What Namibia and Iceland have in common - The Reykjavik Grapevine

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Editorial
What Namibia and Iceland have in common

What Namibia and Iceland have in common


Published March 23, 2010

What do Iceland and Namibia have in common? Despite one’s first guess—likely of ‘nothing’—the nations share something other than Atlantic coastlines.
With a population barely surpassing 230,000, Windhoek is a rather small national capital. The wealthy few are an equal mixture of whites and blacks, as is the middle class, with the lowest rungs of society being clung to solely by the black populace, much of which lives in the crowded township of Katutura—Otjiherero for “the place where we do not want to live.”
You see, prior to Namibia being declared a protectorate of South Africa, the black demographic lived comfortable lives in neighbourhoods surrounding the city, or anywhere else they preferred. Even today, these are quaint and colourful communities. Homey. But with South African protection came South African apartheid and a mass segregation of black Namibians into cramped, pre-fab brick bungalows ten kilometres outside the city, with toilets and showers in a separate structure outside the main home to provide authorities more opportunity to harass blacks caught outside past curfew.
It’s a tragic history, but I digress.
To drive down the barbed-wire lined streets of modern-day Katutura is to be transported into a World Vision commercial pleading with the viewer to sponsor a child for less than a dollar per day, or some equally trivial sum that would likely have no bearing on the daily budget of a comparatively well-to-do Westerner. Crumbling brick, tangled barbed-wire, scrap metal piled high on the microscopic lawns.
Things only get worse when the paved streets end and the dirt roads that snake through the newer settlements begin. Instead of scrap metal on the lawn, the homes in these settlements—named Havana and Baghdad—are scrap metal, balanced and placed like oversized houses of cards. Tarps are hung where doors or roofs should be. Electrical wires pass overhead, but none of them stop to power these communities. Dozens of residents crowd around the single communal water pump (broken on the day of my visit) and wait their turns for the shared WC’s, each made of more scraps of corrugated metal walling in a hole in the ground.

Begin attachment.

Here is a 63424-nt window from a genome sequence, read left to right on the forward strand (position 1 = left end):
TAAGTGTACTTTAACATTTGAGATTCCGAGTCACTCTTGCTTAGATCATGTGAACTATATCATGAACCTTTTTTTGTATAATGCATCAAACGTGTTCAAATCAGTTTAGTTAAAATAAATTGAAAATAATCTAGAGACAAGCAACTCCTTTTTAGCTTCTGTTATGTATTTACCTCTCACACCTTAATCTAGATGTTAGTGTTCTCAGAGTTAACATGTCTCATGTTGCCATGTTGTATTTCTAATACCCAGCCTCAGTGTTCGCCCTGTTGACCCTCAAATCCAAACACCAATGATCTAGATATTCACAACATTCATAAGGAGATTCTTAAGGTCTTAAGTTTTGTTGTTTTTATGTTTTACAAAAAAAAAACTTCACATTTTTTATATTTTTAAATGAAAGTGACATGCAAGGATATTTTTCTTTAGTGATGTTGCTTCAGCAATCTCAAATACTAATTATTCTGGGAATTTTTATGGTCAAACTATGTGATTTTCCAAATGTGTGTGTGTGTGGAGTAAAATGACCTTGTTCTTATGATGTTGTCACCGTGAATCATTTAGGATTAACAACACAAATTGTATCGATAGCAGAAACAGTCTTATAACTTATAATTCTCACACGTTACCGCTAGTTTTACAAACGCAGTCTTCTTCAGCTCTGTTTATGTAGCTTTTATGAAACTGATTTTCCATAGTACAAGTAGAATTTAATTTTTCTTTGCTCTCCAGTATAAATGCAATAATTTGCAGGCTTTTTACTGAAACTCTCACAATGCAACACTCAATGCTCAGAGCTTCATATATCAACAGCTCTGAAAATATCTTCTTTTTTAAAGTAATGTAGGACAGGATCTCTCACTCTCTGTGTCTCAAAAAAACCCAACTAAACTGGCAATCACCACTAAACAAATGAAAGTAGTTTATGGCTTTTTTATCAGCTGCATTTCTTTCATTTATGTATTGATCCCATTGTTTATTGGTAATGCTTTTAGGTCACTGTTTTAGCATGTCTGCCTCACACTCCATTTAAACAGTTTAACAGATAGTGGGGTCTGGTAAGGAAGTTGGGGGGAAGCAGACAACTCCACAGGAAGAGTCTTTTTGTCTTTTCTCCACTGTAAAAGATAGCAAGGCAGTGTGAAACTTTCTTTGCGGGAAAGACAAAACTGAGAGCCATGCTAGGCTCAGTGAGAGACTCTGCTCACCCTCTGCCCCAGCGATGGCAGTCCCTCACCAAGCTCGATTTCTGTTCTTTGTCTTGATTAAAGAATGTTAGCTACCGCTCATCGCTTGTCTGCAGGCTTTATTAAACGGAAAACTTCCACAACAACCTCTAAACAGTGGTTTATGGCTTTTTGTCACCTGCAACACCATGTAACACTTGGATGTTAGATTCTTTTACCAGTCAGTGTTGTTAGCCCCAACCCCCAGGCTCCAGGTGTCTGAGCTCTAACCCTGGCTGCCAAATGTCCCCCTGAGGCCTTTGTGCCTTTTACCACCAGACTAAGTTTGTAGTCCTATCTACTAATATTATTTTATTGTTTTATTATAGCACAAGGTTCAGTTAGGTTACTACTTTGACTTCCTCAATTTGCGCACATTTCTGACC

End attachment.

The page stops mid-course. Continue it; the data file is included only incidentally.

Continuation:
How is this anything like Iceland? you are likely asking yourself right about now. It’s not the physical shape of things that draw comparisons, it is the mentality. You see, these tens of thousands of people living in various levels of what most would consider extreme poverty don’t necessarily have to live that way. There is money to build them each a modest home, with indoor plumbing and electricity. But the current governmental and financial powers pocket that money and treat themselves and their buddies to new homes, cars, companies, etc.
The voting populace of Katutura and the outlaying slums have the strength in numbers to oust the corrupted, wealthy-friendly party from government and, in doing so, better their own situations. But they don’t. Instead, they ignore political agendas and vote for their friends, or former family friends or somebody who historically hails from their same tribe, misguidedly thinking that ‘they’re my friends and this time they’re promising change.’
But party-lines rarely change and people never change.
And Katuturans continue to live in corrugated metal shacks.
Reykjavík municipal elections are fast approaching. Do I have to spell it out for you?


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